Since their childhood, every single day of their life, humans develop new skills by interacting with the environment they live in. In a never ending process from crawling to walking such improvements occur at all levels, from speaking new words, tasting new foods and making new experiences. When this happens, new brain connections – referred to as synapses – are formed. Synapses are continuously changing, as new experiences flow in the life of an individual or organism. What synapses essentially do is storing all the new insights one gains during any form of interaction with the environment.
When Frank Rosenblatt invented the artificial neuron, also known as the perceptron, back in 1958, he was inspired by the way the human brain learns new abilities (details about his seminal work can be found in ).
As depicted in the figure below, Rosenblatt’s perceptron takes a weighted sum of inputs , applies a transformation called activation function and outputs 1 if the weighted sum is greater than a certain threshold and 0 otherwise. The weights represent a mathematical trick that mimics the behaviour of the synapses in a real brain, just without any chemistry involved. Initially, they are set to small random values and later they are modified such that the output produced by the network matches the desired output (i.e. the target). This process, referred to as training, is crucial. In fact, the weights are changed in such a way that the network learns a certain task, that is not feasible with the initial random values.
Learning suitable weights is the same mechanism behind modern deep learning algorithms, which are nothing more than layers of artificial neurons connected to each other. Indeed, as explained in a previous post, one of the reasons of the successes of deep learning is attributed to the possibility of training the weights of large neural networks on big datasets by means of innovative gradient descent-based techniques.
What if hours and hours of training neural networks on powerful GPUs were not necessary? In other words, could one just use some random values and have a model that is capable of providing meaningful predictions?
As crazy as it sounds, some researchers have showed this is definitely possible. After all, it’s time for God to play dice…
In their paper titled “Weight agnostic neural networks” and referenced in , Adam Gaier and David Ha have shown that some neural network architectures can reach state-of-the-art accuracy without learning any weights.
The core idea is based on a change of perspective, where training a neural network no longer means finding the optimal weights via gradient descent. In fact, training consists of searching for an optimal architecture the performance of which is not sensitive to the values of its weights. In this case, training is directly performed by the network topology alone. Searching for such an optimal architecture starts with generating an initial population of neural networks with few connections and no hidden layers. In each network only one single random shared weight is used and all the connections use the same value for the weights, which is just random.
After an initial population of networks is established and ranked according to their performance, the process continues with subsequent training iterations, during which a new population of networks is generated by modifying the best performing architecture thus far. The process continues until such a performance no longer improves. To be more specific, at each training epoch the networks are modified by randomly inserting new nodes, adding new connections, changing the activation function, or a combination of the three. As more and more iterations are performed, only the best architectures survive, just like with genetic algorithms (for the interested reader, an introduction to genetic algorithms is referenced in ).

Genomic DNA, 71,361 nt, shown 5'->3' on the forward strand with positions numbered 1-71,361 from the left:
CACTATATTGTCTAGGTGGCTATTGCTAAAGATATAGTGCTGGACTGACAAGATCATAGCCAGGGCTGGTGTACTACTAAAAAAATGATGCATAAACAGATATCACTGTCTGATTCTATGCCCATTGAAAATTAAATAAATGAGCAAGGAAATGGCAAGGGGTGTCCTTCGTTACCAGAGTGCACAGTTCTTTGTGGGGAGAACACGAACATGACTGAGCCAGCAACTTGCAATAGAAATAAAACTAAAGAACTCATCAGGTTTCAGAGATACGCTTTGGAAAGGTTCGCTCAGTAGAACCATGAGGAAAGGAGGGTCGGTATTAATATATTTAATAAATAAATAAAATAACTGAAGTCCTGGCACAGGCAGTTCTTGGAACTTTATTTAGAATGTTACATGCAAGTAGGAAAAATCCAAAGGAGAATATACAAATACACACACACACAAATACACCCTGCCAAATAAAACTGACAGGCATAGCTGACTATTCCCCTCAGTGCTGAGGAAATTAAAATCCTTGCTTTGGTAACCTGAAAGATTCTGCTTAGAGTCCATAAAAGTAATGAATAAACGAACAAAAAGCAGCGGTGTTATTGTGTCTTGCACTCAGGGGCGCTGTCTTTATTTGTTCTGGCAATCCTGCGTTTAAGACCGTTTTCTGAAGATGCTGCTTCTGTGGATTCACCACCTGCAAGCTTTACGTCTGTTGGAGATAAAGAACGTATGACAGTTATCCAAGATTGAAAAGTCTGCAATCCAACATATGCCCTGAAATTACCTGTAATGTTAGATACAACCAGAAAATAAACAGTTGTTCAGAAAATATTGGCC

The best network architecture is the one that performs consistently well with a wide range of random weights. This, in turn, means that such weights are not really critical in determining the accuracy of the model. Obviously, between two different network architectures with similar performance, the simpler architecture is preferred. What is surprising is that, in contrast to the conventional deep learning models that only perform correct predictions after extensively tuning their weights, weight agnostic neural networks (WANNs) have the tendency to perform well with just one random weight considered for all the connections. Moreover, they perform even better and reach state-of-the-art accuracy if the weights are trained like in a standard setting.
Researchers have tested this approach on the MNIST database of handwritten digits, the de-facto benchmark to compare machine learning methods on multi-class classification tasks, and shown that WANNs can classify MNIST digits as good as a single layer neural network with thousands of weights trained by gradient descent. The fact that no training of the weights was involved makes the entire experiment unique.
In the last 20 years, many powerful deep learning architectures have been proposed. From Long-short-term-memory networks (LSTMs) that allowed to reach breakthrough performances in sequence modeling tasks such as machine translation, speech recognition, time-series forecasting, to Convolutional Neural Networks (CNNs) and Residual Networks that represent the state-of-the-art in computer vision problems like object detection and image classification, what all these networks have in common is that they require substantial training effort. In contrast, it seems that WANNs do not require such massive training tasks to take place.
To conclude, this new approach has all the properties to facilitate the discovery of new architectures that can help solving more challenging problems in several business and scientific domains, just like LSTMs and CNNs have done so far.